Most agree that increased access to detoxification and rehabilitation programs is a step in the right direction toward combating the problem of excessive drug and alcohol use.
The biggest opposition we hear on a consistent basis from those opening rehabilitation facilities or sober living house is the backlash from the neighborhoods surrounding it. In any residential treatment center homeowners, next door goes through a change in environment.
It becomes, ” I walk outside and all I can smell are cigarettes.”
“I don’t feel safe with my kids playing on the front lawn when there are new strangers vaping 5 feet away.”
“How can I trust that an ex-con won’t steal from my property?”
According to Sentinel Source, a Councilor Terry M. Clark in Keene County, New Hampshire is hoping to change that by creating a specific area for such facilities.
He is going to ask the City Council to examine the possibility of creating a specific zone or area where rehabilitation and detox centers can exist without opposition from residents.
“I want us to look at the possibility of creating a zone, an area, where these types of facilities are designated,” he said. “I don’t have specifics yet, but that’s what staff is for. The rehabilitation centers need a place to go without all this controversy.” Clark already has had informal discussions with city staff about this possibility. He wants to take up the issue at the next City Council meeting, Oct. 19.
Opposition to residential rehabilitation facilities was evident Monday, at what is usually a sparsely attended Keene Zoning Board of Adjustment meeting.
The meeting was packed, standing room only because the zoning board was going to hear a request to increase the number of beds at a proposed residential rehabilitation facility at 361 Court St. Many in attendance were opposed to the proposed facility, at the former Prospect Place site. A decision on the proposal was postponed until Nov. 6, because the board only had three voting members present.
Although the opposition understands the need for such a facility, they don’t want the residential rehabilitation facility in their neighborhood.
Even Clark, who doesn’t have a vote on this proposal because he’s not on the zoning board, as opposed to the facility because it sits in his ward and his phone has been lighting up with complaints.
“I’ve been getting many, many calls in opposition to this facility, and I represent my constituents,” Clark said. “We have to find a better way to accomplish this without all the controversy. It’s very, very rare to get that many people at a (zoning board) meeting.” Clark lives about a mile from the proposed facility.
Mayor Kendall W. Lane is not opposed to examining the possibility of creating a specific area for rehabilitation.
“Certainly, the need for a rehabilitation center is there,” Lane said. “I think it’s something we can talk about. I just don’t know any of the specifics. Could we create a location? I don’t know. I think it’s worthy of discussion.”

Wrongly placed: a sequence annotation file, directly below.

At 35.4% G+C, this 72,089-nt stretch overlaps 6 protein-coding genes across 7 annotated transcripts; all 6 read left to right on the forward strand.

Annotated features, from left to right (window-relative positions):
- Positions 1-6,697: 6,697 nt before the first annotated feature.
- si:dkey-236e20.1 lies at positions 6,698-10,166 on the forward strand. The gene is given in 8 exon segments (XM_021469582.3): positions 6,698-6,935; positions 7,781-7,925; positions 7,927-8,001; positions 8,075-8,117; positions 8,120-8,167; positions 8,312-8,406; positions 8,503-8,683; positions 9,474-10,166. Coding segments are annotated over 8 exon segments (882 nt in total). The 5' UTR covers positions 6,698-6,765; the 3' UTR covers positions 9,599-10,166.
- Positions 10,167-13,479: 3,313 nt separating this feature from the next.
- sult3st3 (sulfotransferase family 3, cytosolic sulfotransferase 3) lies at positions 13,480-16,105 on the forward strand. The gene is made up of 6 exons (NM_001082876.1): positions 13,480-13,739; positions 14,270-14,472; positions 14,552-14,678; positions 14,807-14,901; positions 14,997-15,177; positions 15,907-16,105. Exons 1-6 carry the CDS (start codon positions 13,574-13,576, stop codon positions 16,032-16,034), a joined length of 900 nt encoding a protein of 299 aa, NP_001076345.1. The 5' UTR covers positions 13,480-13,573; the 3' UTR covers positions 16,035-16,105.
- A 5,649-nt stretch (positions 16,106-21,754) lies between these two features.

Clark co-chaired the 2016 Keene Ad Hoc Committee on Drug Addiction Solutions. That 26-person committee released a report in August 2016 stating that “increase access to detox facilities” was a top priority, along with increased resources for treatment. The committee was co-chaired by Councilor-at-Large Randy L. Filiault.
Establishing residential rehabilitation centers has long been a struggle for those trying to create a legitimate, safe sober living environment.
A 1995 study by the U.S. Department of Health and Human Services examined the difficulty, and the 71-page report states, in part: “While many people recognize the pervasiveness of alcohol and other drug problems … such widespread concern has not always resulted in communities welcoming alcohol and other drug treatment programs into their neighborhoods. Community opposition — commonly known as NIMBY (not in my backyard) syndrome — often prevents or delays the siting of a treatment program.”
The report continues: “Unfortunately, even if the program ultimately prevails, the fight can be costly, not only in terms of resources but in its effects on the clients as well. In one instance, a New Jersey town’s campaign … against a recovery, home caused each of the home’s residents to relapse.”
Meanwhile, Carl Babbitt, who runs the Cheshire County Aftercare Program, an organization that helps people released from jail transition back into the community as well as those with drug and alcohol problems, agrees Clark’s idea should be examined more closely.
“We need residential treatment centers that allow a person to stay longer than just a month,” Babbitt said. “I don’t know the specifics of this idea, but it may have some merit. I think it should be examined.”
Although Filiault is open to discuss “just about anything” in a City Council meeting, he has concerns about Clark’s idea constraining the city.
“We have to be careful of creating a specific place for something that could put limits on the city,” Filiault said. Filiault said he understands neighbors’ concerns, but said Keene should be open citywide to legitimate rehabilitation centers.
“We have to be careful we don’t restrict ourselves,” Filiault said. “This issue is so important.”
Next month will determine if Keene County will move forward with zoning a rehabilitation zone within their city limits.
As for those who are now living near a rehabilitation center, we encourage you to take the time into creating a relationship with the owners. Many of their hearts are to save lives and give others another shot at society. The relationship will then open and safe opportunities if a problem does arise.
All facilities in My Rehab Recovery‘s network have proven to us that they qualify in our high standards, creating well-respected reputation among clients, businesses, and neighbors.